NetBox supports optionally exposing native Prometheus metrics from the application. Prometheus is a popular time series metric platform used for monitoring.
NetBox exposes metrics at the
/metrics HTTP endpoint, e.g.
https://netbox.local/metrics. Metric exposition can be toggled with the
METRICS_ENABLED configuration setting. Metrics are not exposed by default.
NetBox makes use of the django-prometheus library to export a number of different types of metrics, including:
- Per model insert, update, and delete counters
- Per view request counters
- Per view request latency histograms
- Request body size histograms
- Response body size histograms
- Response code counters
- Database connection, execution, and error counters
- Cache hit, miss, and invalidation counters
- Django middleware latency histograms
- Other Django related metadata metrics
For the exhaustive list of exposed metrics, visit the
/metrics endpoint on your NetBox instance.
Multi Processing Notes
When deploying NetBox in a multiprocess mannor--such as using Gunicorn as recomented in the installation docs--the Prometheus client library requires the use of a shared directory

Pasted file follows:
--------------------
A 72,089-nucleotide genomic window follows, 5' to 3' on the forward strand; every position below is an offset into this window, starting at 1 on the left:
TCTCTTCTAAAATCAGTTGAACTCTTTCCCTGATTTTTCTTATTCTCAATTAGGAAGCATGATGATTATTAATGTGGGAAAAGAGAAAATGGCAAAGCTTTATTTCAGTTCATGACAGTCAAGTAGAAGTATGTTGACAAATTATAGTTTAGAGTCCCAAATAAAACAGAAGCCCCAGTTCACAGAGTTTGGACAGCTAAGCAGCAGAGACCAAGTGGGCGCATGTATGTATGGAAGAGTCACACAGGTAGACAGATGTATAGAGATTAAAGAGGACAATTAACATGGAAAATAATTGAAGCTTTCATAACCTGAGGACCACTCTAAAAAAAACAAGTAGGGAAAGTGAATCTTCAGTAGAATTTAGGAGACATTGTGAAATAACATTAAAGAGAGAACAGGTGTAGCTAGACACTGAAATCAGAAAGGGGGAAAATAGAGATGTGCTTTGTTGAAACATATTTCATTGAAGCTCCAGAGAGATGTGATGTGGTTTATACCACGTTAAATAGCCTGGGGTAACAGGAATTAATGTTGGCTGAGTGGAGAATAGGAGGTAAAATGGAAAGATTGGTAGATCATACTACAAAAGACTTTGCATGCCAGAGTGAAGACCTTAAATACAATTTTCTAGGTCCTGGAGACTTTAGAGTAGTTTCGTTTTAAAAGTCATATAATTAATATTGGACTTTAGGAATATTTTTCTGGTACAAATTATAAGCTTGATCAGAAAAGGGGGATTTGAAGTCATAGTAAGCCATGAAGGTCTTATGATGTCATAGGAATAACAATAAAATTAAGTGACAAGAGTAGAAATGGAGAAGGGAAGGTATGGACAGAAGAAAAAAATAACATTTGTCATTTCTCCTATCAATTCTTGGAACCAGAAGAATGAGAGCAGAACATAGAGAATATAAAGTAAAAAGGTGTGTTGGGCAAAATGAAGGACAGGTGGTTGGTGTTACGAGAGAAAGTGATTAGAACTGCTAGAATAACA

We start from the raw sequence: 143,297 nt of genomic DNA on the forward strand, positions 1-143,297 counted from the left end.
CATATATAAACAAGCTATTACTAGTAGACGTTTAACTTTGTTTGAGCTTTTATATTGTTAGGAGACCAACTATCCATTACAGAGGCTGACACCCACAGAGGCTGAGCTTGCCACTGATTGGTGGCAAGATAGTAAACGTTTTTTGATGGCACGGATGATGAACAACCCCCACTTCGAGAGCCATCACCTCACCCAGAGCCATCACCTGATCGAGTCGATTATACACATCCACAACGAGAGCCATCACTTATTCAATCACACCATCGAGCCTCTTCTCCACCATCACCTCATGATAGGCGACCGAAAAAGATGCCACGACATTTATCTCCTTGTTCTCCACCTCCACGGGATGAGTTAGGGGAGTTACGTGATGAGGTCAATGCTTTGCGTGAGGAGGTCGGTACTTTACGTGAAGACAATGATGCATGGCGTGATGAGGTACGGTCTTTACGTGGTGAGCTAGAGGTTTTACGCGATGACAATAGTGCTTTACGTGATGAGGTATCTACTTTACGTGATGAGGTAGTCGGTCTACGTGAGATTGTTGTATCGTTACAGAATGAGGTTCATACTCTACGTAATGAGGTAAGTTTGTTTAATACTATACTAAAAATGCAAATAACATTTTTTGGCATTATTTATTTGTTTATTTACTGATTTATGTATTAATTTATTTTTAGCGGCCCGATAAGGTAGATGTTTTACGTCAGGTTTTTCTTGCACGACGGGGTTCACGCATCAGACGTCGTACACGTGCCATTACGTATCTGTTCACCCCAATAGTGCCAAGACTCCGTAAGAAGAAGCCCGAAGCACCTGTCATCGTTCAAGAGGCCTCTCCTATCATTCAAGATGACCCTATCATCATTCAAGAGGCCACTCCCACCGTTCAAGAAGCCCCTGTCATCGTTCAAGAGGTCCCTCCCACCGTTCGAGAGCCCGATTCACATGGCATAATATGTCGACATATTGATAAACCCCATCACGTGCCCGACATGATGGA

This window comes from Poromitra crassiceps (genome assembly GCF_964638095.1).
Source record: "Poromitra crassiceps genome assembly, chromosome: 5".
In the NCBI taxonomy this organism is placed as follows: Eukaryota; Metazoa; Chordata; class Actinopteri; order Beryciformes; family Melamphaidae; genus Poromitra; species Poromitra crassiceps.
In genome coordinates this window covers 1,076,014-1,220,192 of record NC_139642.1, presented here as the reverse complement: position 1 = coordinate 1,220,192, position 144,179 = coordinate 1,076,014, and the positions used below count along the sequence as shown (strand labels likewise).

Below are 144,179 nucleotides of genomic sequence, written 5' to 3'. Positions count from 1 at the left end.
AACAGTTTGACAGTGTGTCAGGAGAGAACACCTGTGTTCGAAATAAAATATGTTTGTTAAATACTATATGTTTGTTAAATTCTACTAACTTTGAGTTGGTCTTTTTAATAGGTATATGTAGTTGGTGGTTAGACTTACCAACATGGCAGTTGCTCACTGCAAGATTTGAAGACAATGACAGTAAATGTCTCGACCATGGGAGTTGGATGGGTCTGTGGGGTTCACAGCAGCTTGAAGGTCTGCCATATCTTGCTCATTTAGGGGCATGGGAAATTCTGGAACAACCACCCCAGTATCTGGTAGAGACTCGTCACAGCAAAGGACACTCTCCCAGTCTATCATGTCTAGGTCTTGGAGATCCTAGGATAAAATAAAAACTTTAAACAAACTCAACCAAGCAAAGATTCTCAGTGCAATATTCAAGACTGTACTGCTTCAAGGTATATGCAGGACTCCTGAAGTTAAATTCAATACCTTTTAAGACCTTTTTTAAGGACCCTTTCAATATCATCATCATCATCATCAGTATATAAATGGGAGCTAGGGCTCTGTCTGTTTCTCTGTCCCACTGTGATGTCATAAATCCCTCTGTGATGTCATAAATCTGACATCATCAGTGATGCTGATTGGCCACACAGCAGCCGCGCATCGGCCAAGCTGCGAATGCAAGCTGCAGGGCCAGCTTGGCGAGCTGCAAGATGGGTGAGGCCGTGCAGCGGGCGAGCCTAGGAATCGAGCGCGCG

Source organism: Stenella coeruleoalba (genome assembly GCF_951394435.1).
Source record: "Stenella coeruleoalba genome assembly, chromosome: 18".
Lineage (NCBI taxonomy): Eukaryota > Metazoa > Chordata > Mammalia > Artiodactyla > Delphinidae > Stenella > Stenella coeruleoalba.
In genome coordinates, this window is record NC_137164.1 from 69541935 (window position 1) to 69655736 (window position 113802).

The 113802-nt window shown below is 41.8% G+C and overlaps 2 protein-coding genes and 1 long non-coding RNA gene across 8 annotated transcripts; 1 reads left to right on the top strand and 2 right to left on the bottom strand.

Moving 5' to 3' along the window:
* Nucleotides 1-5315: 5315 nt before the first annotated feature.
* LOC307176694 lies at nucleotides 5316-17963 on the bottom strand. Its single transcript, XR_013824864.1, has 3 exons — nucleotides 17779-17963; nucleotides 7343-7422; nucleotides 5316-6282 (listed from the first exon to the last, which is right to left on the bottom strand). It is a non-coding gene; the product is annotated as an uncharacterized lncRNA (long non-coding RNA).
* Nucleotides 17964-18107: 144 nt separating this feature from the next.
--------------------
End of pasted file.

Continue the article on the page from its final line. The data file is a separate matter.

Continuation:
to collect metrics from all the worker processes. This can be any arbitrary directory to which the processes have read/write access. This directory is then made available by use of the
prometheus_multiproc_dir environment variable.
This can be setup by first creating a shared directory and then adding this line (with the appropriate directory) to the
[program:netbox] section of the supervisor config file.
If having accurate long-term metrics in a multiprocess environment is important to you then it's recommended you use the
uwsgi library instead of
gunicorn. The issue lies in the way
gunicorn tracks worker processes (vs
uwsgi) which helps manage the metrics files created by the above configurations. If you're using Netbox with gunicorn in a containerized enviroment following the one-process-per-container methodology, then you will likely not need to change to
uwsgi. More details can be found in issue #3779.